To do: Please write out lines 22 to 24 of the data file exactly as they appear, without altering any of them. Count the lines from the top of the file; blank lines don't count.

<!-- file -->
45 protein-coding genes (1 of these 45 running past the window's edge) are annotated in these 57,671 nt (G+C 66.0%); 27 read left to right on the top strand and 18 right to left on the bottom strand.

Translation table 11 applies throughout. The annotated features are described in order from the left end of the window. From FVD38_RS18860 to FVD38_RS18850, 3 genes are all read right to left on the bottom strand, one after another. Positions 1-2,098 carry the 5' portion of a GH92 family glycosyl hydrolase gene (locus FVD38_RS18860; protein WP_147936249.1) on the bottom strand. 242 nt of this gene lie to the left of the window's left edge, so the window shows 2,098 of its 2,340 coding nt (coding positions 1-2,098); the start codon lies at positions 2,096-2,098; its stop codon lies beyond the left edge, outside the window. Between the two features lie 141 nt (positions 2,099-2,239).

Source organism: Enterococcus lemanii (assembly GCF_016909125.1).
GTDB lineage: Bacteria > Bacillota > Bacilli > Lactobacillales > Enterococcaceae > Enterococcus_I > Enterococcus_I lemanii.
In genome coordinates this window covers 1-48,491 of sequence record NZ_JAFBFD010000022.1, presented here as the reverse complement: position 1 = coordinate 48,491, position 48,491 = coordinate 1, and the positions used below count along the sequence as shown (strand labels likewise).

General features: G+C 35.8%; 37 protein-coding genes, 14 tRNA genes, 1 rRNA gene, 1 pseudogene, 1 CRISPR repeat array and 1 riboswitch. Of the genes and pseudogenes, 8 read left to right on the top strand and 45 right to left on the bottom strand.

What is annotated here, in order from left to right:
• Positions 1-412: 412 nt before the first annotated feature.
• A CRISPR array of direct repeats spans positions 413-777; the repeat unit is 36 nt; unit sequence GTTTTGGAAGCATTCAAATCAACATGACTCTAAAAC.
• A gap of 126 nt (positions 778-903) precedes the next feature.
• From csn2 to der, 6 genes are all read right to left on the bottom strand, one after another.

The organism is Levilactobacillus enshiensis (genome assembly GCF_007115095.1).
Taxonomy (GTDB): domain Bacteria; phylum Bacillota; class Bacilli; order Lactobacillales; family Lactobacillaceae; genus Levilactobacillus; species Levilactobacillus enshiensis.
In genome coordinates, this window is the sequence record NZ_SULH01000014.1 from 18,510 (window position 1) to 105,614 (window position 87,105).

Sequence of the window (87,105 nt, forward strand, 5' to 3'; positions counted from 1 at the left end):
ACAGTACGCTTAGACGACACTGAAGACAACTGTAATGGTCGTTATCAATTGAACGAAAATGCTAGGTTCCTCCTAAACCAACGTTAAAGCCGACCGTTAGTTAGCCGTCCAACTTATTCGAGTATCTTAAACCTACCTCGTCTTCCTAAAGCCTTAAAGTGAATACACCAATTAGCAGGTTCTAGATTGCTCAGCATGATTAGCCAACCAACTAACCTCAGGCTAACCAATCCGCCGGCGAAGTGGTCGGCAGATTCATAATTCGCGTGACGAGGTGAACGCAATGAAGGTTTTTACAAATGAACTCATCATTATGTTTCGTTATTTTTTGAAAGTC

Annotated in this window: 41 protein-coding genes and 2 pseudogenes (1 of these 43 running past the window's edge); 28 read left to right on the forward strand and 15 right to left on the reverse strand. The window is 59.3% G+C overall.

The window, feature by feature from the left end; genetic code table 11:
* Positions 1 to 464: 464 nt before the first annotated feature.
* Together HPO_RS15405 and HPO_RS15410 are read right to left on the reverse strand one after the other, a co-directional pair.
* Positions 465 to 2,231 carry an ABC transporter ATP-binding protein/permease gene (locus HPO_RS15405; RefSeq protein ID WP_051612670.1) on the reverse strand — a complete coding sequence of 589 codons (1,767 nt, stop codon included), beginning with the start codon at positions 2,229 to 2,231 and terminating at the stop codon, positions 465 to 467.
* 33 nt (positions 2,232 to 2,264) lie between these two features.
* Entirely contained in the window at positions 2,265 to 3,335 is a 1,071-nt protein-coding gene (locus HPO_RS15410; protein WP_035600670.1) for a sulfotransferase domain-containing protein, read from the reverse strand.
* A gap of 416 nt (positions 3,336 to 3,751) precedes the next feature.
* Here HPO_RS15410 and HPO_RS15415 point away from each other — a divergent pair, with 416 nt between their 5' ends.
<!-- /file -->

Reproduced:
* 33 nt (positions 2,232 to 2,264) lie between these two features.
* Entirely contained in the window at positions 2,265 to 3,335 is a 1,071-nt protein-coding gene (locus HPO_RS15410; protein WP_035600670.1) for a sulfotransferase domain-containing protein, read from the reverse strand.
* A gap of 416 nt (positions 3,336 to 3,751) precedes the next feature.